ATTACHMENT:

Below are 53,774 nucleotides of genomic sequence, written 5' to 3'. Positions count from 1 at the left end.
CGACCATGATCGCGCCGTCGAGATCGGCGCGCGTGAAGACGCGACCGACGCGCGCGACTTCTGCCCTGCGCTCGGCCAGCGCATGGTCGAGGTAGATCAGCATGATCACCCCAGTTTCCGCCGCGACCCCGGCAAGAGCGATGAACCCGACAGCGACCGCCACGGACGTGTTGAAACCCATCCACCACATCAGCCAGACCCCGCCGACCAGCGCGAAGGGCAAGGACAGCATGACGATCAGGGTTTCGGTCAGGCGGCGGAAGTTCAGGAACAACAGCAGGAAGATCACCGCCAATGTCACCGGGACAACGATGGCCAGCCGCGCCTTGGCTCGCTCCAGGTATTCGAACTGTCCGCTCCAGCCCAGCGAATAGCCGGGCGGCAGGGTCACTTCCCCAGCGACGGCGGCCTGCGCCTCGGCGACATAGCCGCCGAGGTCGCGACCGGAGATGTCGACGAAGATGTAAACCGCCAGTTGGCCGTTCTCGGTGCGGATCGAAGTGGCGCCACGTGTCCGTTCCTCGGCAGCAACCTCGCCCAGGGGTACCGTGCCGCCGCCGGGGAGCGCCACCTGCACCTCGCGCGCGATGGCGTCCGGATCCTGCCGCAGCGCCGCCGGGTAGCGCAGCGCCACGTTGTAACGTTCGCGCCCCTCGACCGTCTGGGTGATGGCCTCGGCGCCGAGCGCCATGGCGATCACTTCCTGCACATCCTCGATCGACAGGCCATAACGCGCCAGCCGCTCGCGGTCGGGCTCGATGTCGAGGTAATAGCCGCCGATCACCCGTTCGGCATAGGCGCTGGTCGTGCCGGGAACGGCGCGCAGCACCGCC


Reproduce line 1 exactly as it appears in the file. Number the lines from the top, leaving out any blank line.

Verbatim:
Below are 53,774 nucleotides of genomic sequence, written 5' to 3'. Positions count from 1 at the left end.